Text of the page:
Fliers from RNAS Culdrose in Cornwall played a key role in seizing £105m of hashish after a two-day hunt in the Indian Ocean.
The Sea King helicopters spent two days searching hundreds of miles of ocean before they located the suspicious dhow.
The helicopter crew guided Australian frigate HMAS Warramunga to the vessel where the ship’s boarding team discovered more than 3½ tonnes of illegal narcotics hidden aboard.
The home of the helicopters, British support ship RFA Fort Rosalie, broke off from the festive break a few days earlier than planned after they were alerted to the possibility of a drugs runner in her area and launched her helicopters to begin the search on New Year’s Day.
Fitted with specialist radar, the Sea Kings are able to track incoming aircraft as well as any movements on the ground or on the surface of the ocean – down to individual vehicles or vessels.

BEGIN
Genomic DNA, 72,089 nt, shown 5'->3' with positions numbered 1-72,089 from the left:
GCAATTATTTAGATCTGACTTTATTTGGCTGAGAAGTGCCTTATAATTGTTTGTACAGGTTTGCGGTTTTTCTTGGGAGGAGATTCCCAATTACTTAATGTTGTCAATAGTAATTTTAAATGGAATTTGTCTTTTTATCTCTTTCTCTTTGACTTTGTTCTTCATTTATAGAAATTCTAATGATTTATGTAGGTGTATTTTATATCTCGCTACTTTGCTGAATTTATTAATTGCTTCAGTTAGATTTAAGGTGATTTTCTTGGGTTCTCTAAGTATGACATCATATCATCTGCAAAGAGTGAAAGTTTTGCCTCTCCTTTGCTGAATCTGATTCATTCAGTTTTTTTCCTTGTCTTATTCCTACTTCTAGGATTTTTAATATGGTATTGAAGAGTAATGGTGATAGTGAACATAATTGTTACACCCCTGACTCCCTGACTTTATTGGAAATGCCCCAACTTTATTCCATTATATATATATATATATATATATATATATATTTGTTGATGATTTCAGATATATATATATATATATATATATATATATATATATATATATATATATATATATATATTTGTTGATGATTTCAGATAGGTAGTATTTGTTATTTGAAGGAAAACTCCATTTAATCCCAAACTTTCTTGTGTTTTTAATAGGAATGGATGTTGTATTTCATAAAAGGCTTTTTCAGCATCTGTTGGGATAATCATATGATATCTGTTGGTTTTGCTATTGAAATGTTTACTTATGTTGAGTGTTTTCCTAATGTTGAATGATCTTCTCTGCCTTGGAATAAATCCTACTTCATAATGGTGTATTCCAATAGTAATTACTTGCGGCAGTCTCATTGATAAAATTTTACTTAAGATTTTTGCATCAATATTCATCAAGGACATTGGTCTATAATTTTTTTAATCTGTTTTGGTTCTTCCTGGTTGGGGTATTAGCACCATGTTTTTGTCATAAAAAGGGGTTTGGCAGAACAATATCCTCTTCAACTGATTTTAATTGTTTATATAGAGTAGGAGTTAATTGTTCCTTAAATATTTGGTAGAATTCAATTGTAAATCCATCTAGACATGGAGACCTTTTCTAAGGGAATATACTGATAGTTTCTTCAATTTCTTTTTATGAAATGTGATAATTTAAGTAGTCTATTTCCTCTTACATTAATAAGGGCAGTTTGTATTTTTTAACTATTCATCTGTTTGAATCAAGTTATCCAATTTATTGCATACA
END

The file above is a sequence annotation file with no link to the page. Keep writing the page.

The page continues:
The vessel was spotted on the second day of searching after the dhow strayed from its usual shipping routes.
The Sea Kings monitored its movement using their radar waiting for darkness for the Australians to close in and swoop to catch the trafficker unawares.
Sea King detachment commander Lieutenant Commander Dan Breward said: “There was a massive effort from all parties involved from both Fort Rosalie and, ultimately, Warramunga.
“As long as drugs and weapons continue to be trafficked to aid terrorism, we will be here with the coalition members to stop them; we have a track record that we aim to build upon.”
Both ships and the helicopters are working for Combined Task Force 150, an Australian-led international force of warships which patrols 2½ million square miles of Indian Ocean on the lookout for illegal activity – most of which funds terrorism and insurgency.
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